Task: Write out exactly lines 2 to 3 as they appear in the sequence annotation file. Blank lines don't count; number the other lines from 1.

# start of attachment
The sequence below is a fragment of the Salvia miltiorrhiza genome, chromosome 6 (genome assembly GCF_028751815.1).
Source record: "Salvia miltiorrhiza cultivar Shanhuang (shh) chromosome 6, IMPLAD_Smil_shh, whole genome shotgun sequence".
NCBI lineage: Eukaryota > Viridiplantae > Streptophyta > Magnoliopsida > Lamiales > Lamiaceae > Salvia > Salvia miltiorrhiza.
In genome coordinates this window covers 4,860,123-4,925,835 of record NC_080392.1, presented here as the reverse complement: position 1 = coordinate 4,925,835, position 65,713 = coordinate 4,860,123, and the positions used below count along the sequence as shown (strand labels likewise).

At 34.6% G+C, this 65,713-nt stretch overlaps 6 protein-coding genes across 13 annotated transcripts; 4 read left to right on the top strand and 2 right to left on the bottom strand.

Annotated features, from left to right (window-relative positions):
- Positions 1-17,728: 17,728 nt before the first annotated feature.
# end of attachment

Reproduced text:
Source record: "Salvia miltiorrhiza cultivar Shanhuang (shh) chromosome 6, IMPLAD_Smil_shh, whole genome shotgun sequence".
NCBI lineage: Eukaryota > Viridiplantae > Streptophyta > Magnoliopsida > Lamiales > Lamiaceae > Salvia > Salvia miltiorrhiza.